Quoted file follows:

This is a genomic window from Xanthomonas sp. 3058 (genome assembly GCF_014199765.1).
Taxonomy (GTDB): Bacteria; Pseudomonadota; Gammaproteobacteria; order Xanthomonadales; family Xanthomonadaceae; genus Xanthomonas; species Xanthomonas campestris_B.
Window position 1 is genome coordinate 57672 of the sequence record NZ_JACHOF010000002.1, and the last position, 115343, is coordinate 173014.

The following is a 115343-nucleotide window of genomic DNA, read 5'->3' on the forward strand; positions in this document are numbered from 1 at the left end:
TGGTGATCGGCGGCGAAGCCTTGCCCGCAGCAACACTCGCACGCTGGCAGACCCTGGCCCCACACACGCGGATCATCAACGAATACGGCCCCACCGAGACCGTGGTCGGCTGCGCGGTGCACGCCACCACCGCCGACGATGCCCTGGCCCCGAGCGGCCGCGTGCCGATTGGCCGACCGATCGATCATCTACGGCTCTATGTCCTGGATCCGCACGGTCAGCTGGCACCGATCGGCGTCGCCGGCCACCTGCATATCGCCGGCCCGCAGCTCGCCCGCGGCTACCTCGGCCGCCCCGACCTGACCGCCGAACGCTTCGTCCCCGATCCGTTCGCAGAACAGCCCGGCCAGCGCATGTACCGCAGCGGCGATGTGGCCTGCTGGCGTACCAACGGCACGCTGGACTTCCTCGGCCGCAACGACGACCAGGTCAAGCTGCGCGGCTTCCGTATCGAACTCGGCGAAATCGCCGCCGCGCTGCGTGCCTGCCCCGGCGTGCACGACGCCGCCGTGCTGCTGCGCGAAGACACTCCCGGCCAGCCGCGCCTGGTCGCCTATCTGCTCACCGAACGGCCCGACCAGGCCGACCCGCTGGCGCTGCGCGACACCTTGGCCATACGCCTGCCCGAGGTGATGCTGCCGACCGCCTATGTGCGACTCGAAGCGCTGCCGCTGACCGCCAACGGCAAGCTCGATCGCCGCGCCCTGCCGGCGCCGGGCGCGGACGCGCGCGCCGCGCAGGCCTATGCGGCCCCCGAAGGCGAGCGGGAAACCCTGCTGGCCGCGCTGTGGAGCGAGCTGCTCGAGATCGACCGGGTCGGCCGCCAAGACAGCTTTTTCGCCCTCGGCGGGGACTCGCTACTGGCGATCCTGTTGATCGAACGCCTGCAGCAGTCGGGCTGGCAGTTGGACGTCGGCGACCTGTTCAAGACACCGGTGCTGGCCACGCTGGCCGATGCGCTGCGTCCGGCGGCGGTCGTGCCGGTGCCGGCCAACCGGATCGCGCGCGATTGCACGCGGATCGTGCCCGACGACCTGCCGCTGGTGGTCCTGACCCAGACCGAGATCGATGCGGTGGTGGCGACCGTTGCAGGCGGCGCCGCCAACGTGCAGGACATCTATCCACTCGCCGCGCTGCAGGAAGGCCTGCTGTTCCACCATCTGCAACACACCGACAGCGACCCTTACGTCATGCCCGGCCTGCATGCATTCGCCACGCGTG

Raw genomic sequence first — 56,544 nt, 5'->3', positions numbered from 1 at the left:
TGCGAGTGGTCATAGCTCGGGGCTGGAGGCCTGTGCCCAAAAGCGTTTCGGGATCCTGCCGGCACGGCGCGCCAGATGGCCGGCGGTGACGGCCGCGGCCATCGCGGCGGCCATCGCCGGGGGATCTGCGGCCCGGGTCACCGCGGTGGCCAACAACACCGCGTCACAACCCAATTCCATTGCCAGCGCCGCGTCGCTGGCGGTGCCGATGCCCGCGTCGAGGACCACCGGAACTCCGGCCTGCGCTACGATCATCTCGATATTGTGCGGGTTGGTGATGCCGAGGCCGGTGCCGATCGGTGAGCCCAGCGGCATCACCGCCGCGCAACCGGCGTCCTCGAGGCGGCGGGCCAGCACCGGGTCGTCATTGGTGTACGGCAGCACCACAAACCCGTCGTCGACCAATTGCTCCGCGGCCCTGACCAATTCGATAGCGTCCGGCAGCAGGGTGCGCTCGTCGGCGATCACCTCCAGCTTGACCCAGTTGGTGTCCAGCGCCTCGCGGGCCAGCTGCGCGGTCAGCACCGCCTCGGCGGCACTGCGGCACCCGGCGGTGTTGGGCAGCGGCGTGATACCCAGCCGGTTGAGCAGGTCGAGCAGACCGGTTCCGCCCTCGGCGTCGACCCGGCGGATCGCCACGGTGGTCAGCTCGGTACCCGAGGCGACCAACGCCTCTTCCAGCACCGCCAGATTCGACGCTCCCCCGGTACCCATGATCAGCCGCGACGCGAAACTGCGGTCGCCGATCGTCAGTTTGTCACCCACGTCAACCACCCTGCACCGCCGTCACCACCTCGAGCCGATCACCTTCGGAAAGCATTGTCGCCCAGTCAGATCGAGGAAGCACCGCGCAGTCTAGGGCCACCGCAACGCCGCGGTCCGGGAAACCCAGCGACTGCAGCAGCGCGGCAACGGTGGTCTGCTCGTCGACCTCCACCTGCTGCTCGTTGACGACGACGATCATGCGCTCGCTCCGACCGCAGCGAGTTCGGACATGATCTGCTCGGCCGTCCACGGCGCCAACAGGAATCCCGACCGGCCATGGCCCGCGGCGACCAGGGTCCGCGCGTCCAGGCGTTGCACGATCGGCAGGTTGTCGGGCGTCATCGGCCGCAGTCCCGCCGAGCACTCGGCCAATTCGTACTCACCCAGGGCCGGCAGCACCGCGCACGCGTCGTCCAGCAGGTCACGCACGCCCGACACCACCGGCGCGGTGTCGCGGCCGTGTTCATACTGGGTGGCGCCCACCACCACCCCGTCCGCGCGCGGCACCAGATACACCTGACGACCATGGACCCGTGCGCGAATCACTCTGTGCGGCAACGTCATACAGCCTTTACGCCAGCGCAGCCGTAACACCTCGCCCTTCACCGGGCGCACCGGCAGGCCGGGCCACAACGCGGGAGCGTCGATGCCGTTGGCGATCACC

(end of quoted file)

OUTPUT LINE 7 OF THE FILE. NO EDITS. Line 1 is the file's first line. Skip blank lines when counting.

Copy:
TGCGAGTGGTCATAGCTCGGGGCTGGAGGCCTGTGCCCAAAAGCGTTTCGGGATCCTGCCGGCACGGCGCGCCAGATGGCCGGCGGTGACGGCCGCGGCCATCGCGGCGGCCATCGCCGGGGGATCTGCGGCCCGGGTCACCGCGGTGGCCAACAACACCGCGTCACAACCCAATTCCATTGCCAGCGCCGCGTCGCTGGCGGTGCCGATGCCCGCGTCGAGGACCACCGGAACTCCGGCCTGCGCTACGATCATCTCGATATTGTGCGGGTTGGTGATGCCGAGGCCGGTGCCGATCGGTGAGCCCAGCGGCATCACCGCCGCGCAACCGGCGTCCTCGAGGCGGCGGGCCAGCACCGGGTCGTCATTGGTGTACGGCAGCACCACAAACCCGTCGTCGACCAATTGCTCCGCGGCCCTGACCAATTCGATAGCGTCCGGCAGCAGGGTGCGCTCGTCGGCGATCACCTCCAGCTTGACCCAGTTGGTGTCCAGCGCCTCGCGGGCCAGCTGCGCGGTCAGCACCGCCTCGGCGGCACTGCGGCACCCGGCGGTGTTGGGCAGCGGCGTGATACCCAGCCGGTTGAGCAGGTCGAGCAGACCGGTTCCGCCCTCGGCGTCGACCCGGCGGATCGCCACGGTGGTCAGCTCGGTACCCGAGGCGACCAACGCCTCTTCCAGCACCGCCAGATTCGACGCTCCCCCGGTACCCATGATCAGCCGCGACGCGAAACTGCGGTCGCCGATCGTCAGTTTGTCACCCACGTCAACCACCCTGCACCGCCGTCACCACCTCGAGCCGATCACCTTCGGAAAGCATTGTCGCCCAGTCAGATCGAGGAAGCACCGCGCAGTCTAGGGCCACCGCAACGCCGCGGTCCGGGAAACCCAGCGACTGCAGCAGCGCGGCAACGGTGGTCTGCTCGTCGACCTCCACCTGCTGCTCGTTGACGACGACGATCATGCGCTCGCTCCGACCGCAGCGAGTTCGGACATGATCTGCTCGGCCGTCCACGGCGCCAACAGGAATCCCGACCGGCCATGGCCCGCGGCGACCAGGGTCCGCGCGTCCAGGCGTTGCACGATCGGCAGGTTGTCGGGCGTCATCGGCCGCAGTCCCGCCGAGCACTCGGCCAATTCGTACTCACCCAGGGCCGGCAGCACCGCGCACGCGTCGTCCAGCAGGTCACGCACGCCCGACACCACCGGCGCGGTGTCGCGGCCGTGTTCATACTGGGTGGCGCCCACCACCACCCCGTCCGCGCGCGGCACCAGATACACCTGACGACCATGGACCCGTGCGCGAATCACTCTGTGCGGCAACGTCATACAGCCTTTACGCCAGCGCAGCCGTAACACCTCGCCCTTCACCGGGCGCACCGGCAGGCCGGGCCACAACGCGGGAGCGTCGATGCCGTTGGCGATCACC